Last season, the Reds bench was bad. Really bad. In 228 plate appearances, Reds pinch hitters hit .214/.270/.277, with 44 hits, 16 walks and 12 runs scored. Pinch hitters for the Reds in 2017 are hitting .252/.287/.408 with 26 hits, five walks and eight runs scored in 109 plate appearances. While not the biggest improvement, itÃ¢â‚¬â„¢s an upgrade from 2016.
One reason for the improvement has been Scooter Gennett, the 27-year-old utility infielder whom the Reds claimed off waivers from the Milwaukee Brewers at the end of spring training. Throughout the first half of 2017, heÃ¢â‚¬â„¢s provided much-needed help off the bench and as a fill-in replacement for anyone who goes on the disabled list.
In 199 plate appearances this season, Gennett is hitting .301/.347/.575, including an OPS of .921 and 12 home runs, 11 doubles, 34 runs scored, and 42 RBI. He also established himself in the Reds record books when he became the first Red and just the 17th player in MLB history to hit four home runs in one game on June 6. Gennett is on pace to shatter his career home run record of 14. Even without the four homer game in June, Gennett likely would still surpass it. GennettÃ¢â‚¬â„¢s wRC+ in 2017 is 136, far and away the best of his five year career. Yes, heÃ¢â‚¬â„¢s had less playing time, which means a smaller sample size, but it means he is making the most of the playing time he is getting, whether as a pinch hitter or a starter.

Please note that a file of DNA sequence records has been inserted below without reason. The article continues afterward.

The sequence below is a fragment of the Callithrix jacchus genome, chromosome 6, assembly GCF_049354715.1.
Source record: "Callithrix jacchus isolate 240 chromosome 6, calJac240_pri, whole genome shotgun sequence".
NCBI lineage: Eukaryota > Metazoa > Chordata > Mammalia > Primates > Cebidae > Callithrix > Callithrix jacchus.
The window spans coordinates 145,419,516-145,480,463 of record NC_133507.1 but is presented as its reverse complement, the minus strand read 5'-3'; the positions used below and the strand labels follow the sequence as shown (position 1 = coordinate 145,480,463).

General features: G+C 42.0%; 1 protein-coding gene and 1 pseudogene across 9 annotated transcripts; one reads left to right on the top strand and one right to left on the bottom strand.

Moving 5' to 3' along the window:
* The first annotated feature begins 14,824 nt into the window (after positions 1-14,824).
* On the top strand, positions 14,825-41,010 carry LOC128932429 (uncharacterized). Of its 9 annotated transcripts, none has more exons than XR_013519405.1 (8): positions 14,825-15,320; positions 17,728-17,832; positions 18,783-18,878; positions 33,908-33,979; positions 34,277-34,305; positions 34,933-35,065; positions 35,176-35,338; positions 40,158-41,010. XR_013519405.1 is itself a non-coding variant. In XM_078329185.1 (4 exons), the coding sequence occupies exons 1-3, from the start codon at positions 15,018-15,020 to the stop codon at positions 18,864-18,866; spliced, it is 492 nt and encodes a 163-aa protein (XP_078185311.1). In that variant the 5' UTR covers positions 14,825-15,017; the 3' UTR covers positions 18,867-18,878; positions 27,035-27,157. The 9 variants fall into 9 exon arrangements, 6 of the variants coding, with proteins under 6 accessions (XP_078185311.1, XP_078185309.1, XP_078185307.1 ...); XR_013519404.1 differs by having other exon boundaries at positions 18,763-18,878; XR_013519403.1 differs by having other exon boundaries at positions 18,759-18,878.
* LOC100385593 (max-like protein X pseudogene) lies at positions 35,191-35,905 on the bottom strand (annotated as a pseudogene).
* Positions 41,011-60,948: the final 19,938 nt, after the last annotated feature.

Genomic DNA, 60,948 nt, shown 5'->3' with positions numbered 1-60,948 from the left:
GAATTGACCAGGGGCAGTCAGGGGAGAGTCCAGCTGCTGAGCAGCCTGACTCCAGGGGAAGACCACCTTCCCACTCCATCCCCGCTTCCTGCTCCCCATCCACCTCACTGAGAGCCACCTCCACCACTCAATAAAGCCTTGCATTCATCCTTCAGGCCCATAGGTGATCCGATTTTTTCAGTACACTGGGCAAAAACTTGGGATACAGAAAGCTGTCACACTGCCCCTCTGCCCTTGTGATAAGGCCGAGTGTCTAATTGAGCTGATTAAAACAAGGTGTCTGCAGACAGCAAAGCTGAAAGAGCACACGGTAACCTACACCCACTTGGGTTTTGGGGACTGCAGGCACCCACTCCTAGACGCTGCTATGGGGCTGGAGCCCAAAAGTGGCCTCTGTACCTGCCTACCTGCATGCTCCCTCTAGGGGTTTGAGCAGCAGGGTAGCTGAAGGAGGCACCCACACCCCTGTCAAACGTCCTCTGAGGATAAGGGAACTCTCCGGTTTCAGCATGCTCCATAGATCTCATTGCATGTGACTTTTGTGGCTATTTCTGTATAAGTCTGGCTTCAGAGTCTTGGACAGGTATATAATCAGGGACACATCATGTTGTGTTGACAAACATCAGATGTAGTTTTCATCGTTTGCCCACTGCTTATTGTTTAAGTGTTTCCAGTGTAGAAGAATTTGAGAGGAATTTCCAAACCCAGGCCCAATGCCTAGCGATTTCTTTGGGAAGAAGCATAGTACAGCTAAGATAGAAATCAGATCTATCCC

Gennett hits better when he is in the starting lineup, and heÃ¢â‚¬â„¢s actually started more games, though thatÃ¢â‚¬â„¢s due to Zack CozartÃ¢â‚¬â„¢s recent DL stint. As a pinch hitter, Gennett is just 2-for-18, with an OPS of .222 in 18 games. When starting, his batting average is over .300 and his OPS over 1.000 in 32 games.
If thereÃ¢â‚¬â„¢s something to criticize with GennettÃ¢â‚¬â„¢s play, itÃ¢â‚¬â„¢s that he has drawn only 11 walks and has struck out 45 times. His BB% of 5.5 is not the lowest of his career, but his K% shows a steady climb from 14.1% in 2014 to 22.6 this season. His BABIP for 2017 is .341, which could be another factor to his success.
However, those criticisms are not enough to trump the good things Gennett has done for the Reds and it boggles my mind that the Milwaukee Brewers released Gennett at the end of spring training without trying to trade him. Looking at his numbers, Gennett was never a horrible player. Even in spring training this year, he was hitting .316/.366/.500, with an OPS of .866, seven doubles, and seven runs scored in 14 games.
Gennett was mostly an everyday player at second base for the Brewers in 2016. In 136 games (542 plate appearances), Gennett hit .263/.317/.412 with an OPS of .728. He had a career high 14 home runs, 30 doubles, 56 RBI and 58 runs scored. He walked 38 times and struck out 114 times. At 91, his wRC+ last season was below average, but not by much (average is 100).
To get Gennett for nothing was an absolute steal for the Reds. But the Brewers loss is the Reds gain, and though heÃ¢â‚¬â„¢ll never be an elite player and likely not even an All-Star (though I canÃ¢â‚¬â„¢t say never after that 4-HR night and Cozart’s first All-Star appearance as a 31-year-old), Gennett has made a solid addition to the bench. The Reds control GennettÃ¢â‚¬â„¢s contract through 2020, so it would not be out of the question to see him as a part of the rebuild moving forward.